Corinne Boudreau is a medical student in the Class of 2019 at the University of Toronto
In 2015, I moved from the tiny New Brunswick town of Sackville to the sprawling city of Toronto, Ontario.
That was also when I started medical school. Immersed in basements with sallow cadavers and impossibly-long PDFs on physiology, I soon realized I was in for an experience which could not be further removed from my undergraduate years spent in the art studio. So, what does a (former) visual artist do when completely out of her depth? Naturally, she doodles!
What started out as a simple means to keep up my drawing soon turned into quirky recounts of our experiences in first year, and before I knew it, it was born: a comic strip about a girl in medicine and — of course — her best moose friend. ...continue reading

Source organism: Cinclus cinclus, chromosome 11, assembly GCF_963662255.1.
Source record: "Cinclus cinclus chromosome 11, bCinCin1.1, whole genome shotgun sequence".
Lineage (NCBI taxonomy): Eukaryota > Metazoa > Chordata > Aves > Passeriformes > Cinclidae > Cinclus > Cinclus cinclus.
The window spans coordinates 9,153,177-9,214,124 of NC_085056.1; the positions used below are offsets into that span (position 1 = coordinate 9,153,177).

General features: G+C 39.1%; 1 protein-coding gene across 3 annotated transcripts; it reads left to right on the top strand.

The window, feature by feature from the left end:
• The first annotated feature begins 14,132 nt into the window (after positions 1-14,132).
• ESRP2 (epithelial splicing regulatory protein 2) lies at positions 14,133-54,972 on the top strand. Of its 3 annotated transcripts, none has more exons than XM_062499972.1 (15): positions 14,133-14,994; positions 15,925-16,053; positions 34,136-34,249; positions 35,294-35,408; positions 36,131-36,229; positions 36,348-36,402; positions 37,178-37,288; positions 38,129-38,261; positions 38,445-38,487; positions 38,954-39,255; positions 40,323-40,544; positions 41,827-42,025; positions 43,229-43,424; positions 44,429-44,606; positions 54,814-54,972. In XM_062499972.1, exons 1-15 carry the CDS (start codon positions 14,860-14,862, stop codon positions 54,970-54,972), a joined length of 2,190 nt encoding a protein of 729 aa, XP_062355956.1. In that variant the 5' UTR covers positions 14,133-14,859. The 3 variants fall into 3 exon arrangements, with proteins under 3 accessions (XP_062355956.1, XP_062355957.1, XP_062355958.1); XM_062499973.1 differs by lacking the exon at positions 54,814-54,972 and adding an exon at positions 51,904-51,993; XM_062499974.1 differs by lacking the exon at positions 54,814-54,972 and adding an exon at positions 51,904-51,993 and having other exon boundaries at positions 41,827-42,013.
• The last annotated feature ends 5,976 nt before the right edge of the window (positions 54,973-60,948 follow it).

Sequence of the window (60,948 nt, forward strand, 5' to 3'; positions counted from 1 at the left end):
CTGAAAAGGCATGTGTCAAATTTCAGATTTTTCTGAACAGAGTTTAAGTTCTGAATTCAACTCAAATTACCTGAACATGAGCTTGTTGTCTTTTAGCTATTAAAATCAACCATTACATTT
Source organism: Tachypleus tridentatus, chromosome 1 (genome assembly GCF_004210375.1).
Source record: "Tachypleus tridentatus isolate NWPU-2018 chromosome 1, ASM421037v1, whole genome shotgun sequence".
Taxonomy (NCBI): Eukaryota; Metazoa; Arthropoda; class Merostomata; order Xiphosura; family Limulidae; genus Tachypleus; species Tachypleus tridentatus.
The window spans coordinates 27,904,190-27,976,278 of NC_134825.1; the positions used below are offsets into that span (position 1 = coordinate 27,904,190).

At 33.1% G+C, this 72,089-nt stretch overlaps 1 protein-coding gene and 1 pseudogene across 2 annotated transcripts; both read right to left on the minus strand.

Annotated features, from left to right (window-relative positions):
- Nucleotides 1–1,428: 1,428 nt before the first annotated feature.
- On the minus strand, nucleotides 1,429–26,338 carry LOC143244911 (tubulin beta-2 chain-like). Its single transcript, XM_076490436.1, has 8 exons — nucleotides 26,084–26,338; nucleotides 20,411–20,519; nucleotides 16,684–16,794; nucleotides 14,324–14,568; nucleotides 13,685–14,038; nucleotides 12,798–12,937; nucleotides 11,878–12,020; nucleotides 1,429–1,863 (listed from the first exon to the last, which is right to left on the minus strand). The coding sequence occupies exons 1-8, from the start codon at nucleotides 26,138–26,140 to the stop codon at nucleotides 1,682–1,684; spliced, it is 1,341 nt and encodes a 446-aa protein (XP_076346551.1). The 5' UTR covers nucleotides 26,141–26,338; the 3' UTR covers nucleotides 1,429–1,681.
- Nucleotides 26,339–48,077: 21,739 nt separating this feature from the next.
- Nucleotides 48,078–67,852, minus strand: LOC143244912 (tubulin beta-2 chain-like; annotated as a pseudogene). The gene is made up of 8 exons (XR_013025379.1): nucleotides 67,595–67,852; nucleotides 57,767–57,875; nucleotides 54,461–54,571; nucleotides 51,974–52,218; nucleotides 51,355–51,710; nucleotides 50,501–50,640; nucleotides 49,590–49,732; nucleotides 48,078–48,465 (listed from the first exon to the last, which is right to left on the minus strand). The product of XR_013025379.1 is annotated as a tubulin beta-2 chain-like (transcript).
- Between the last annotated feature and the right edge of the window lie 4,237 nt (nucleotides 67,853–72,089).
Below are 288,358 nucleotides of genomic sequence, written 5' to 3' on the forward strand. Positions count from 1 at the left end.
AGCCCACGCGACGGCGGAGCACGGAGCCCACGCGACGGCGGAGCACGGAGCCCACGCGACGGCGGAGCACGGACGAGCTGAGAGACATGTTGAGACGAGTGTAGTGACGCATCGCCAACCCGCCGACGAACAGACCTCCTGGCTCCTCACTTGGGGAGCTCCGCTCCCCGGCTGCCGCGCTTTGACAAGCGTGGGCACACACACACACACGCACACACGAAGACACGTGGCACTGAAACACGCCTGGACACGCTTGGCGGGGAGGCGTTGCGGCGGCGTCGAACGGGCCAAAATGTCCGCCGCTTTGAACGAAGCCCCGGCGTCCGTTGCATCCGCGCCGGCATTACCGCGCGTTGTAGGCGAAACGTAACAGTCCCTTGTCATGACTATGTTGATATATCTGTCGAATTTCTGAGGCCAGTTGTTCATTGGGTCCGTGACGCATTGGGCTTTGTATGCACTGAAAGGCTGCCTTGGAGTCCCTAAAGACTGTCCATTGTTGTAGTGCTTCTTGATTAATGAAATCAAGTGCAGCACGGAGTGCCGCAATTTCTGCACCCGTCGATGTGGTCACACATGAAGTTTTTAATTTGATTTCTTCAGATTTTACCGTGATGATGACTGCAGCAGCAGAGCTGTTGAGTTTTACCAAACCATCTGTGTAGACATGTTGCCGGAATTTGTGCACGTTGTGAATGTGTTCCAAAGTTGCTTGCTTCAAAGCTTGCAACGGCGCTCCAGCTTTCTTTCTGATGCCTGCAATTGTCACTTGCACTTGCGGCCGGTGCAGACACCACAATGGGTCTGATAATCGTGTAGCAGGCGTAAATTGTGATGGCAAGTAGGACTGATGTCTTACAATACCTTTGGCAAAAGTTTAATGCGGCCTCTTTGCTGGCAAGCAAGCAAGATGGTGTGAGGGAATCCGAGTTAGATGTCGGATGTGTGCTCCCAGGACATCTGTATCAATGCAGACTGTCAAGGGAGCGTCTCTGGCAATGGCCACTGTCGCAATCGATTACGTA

Graeme Rocker is a professor at Dalhousie University in Halifax
Editor’s note: Part I of this series appeared as a Humanities article in CMAJ; parts II and III appeared on CMAJ Blogs.
Extending the range
At week 2, my family doc gently removed staples and catheter. Her opinion was that, with good health, no diabetes and age on my side, I might avoid the spectre of incontinence. As my D-day approached (Depend underwear day), I was a willing participant in some surgical gallows humour. Fellow aficionados of international rugby posited whole new ways to escape the half-time line-up of thousands of men going for a pee. With the right under-clothing, friends could sit and enjoy another pint. One might empty a leg bag over the shoes of the opposing side’s supporters at English Premier League soccer matches. Such impure thoughts brought levity to an existence ruled by distances to nearby bathrooms and sleep fractured by contorted positions imposed by the catheter and leg bag. As it happens, my family doc was right and the box of Depend was stored away quite early. ...continue reading